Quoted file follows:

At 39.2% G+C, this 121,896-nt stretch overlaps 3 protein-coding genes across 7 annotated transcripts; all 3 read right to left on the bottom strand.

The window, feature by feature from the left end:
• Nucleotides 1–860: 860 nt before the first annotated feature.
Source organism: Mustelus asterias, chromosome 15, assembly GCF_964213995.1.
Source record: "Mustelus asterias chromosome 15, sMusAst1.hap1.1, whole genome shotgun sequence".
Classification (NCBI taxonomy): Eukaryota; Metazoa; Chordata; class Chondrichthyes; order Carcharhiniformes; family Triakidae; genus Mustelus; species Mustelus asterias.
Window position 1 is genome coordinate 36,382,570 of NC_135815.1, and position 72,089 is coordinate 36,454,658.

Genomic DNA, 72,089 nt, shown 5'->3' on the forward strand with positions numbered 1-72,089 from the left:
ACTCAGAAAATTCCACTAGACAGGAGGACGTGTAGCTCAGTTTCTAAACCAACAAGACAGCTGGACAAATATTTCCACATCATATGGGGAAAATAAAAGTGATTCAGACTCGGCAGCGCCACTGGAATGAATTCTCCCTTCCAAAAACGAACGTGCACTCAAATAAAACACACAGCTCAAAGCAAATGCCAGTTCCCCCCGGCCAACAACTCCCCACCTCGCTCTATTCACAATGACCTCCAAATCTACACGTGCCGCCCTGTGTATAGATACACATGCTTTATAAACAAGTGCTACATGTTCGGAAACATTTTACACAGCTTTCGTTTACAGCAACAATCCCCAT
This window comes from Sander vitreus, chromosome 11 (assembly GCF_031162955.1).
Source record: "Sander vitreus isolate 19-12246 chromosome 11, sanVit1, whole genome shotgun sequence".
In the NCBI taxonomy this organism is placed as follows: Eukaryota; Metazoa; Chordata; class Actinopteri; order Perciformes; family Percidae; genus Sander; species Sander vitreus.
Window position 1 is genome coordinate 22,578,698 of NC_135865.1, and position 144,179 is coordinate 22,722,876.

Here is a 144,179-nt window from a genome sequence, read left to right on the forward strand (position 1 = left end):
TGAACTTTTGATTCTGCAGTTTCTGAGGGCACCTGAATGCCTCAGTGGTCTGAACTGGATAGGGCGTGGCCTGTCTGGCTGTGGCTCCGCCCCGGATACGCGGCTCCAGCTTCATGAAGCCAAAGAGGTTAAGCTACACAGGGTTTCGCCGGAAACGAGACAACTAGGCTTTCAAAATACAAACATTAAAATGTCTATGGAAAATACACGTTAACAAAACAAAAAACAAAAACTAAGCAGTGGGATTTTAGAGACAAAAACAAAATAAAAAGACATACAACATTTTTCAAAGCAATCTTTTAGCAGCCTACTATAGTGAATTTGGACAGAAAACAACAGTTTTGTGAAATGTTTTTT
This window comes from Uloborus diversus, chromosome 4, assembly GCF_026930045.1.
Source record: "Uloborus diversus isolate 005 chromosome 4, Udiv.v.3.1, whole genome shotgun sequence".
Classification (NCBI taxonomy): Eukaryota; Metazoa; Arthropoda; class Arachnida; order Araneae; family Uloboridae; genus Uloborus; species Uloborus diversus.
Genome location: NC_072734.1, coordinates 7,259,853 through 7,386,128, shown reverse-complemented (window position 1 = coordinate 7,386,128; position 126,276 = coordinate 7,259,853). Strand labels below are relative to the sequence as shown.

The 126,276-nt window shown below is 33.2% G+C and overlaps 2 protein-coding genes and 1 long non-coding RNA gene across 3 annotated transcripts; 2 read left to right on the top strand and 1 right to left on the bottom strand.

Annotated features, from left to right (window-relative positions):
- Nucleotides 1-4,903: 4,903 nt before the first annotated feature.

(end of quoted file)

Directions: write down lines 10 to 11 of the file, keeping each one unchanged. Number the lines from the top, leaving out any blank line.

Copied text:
This window comes from Sander vitreus, chromosome 11 (assembly GCF_031162955.1).
Source record: "Sander vitreus isolate 19-12246 chromosome 11, sanVit1, whole genome shotgun sequence".